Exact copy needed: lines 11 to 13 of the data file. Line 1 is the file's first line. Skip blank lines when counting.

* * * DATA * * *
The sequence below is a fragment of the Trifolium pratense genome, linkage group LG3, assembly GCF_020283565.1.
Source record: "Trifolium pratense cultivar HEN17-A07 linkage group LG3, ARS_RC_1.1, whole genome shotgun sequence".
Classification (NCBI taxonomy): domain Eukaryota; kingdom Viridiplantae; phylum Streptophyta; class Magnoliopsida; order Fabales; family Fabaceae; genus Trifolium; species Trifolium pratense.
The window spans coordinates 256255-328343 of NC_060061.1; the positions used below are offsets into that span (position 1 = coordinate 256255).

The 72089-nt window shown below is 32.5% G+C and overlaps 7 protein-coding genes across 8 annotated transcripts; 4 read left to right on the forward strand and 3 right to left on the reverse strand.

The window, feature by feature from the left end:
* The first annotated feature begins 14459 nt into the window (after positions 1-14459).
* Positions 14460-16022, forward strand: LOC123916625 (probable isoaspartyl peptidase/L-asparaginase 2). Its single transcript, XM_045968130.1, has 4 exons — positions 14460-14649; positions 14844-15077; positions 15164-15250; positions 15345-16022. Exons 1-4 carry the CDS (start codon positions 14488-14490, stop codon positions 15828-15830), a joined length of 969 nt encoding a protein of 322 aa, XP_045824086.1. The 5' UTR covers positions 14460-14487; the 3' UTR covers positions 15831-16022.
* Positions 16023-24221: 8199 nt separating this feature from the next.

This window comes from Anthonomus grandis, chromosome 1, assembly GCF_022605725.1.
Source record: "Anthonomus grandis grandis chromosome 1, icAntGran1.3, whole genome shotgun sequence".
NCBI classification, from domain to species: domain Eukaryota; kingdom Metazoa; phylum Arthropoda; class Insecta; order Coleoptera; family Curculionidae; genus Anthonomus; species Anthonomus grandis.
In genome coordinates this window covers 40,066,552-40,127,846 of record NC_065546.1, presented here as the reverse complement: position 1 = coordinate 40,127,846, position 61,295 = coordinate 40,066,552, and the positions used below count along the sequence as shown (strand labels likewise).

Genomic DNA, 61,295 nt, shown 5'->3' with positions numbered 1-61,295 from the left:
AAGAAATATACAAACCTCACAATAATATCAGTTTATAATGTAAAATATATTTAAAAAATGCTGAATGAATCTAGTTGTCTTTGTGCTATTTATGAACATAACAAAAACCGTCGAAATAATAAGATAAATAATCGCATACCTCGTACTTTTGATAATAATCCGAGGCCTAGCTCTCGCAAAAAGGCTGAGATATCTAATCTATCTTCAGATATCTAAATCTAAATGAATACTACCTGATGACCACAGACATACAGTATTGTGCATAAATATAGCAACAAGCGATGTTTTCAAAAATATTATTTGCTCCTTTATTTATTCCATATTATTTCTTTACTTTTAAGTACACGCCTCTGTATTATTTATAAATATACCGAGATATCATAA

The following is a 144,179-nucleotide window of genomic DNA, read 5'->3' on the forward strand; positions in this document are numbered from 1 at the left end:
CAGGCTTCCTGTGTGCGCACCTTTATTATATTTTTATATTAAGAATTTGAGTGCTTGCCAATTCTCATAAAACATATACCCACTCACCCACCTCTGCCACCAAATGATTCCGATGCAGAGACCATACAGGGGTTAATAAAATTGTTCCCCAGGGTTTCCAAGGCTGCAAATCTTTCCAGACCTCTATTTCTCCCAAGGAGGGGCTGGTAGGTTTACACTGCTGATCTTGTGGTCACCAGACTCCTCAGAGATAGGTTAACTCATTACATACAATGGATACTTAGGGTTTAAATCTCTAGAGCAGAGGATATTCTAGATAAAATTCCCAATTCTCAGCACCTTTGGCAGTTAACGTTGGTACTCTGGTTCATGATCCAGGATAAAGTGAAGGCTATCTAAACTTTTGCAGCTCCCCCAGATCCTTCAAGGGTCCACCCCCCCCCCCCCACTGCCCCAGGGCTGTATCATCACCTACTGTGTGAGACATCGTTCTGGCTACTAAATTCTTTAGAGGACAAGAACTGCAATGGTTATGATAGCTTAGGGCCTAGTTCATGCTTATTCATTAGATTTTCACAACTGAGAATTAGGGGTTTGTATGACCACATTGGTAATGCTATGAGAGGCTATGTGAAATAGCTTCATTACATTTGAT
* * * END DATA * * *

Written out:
Source record: "Anthonomus grandis grandis chromosome 1, icAntGran1.3, whole genome shotgun sequence".
NCBI classification, from domain to species: domain Eukaryota; kingdom Metazoa; phylum Arthropoda; class Insecta; order Coleoptera; family Curculionidae; genus Anthonomus; species Anthonomus grandis.
In genome coordinates this window covers 40,066,552-40,127,846 of record NC_065546.1, presented here as the reverse complement: position 1 = coordinate 40,127,846, position 61,295 = coordinate 40,066,552, and the positions used below count along the sequence as shown (strand labels likewise).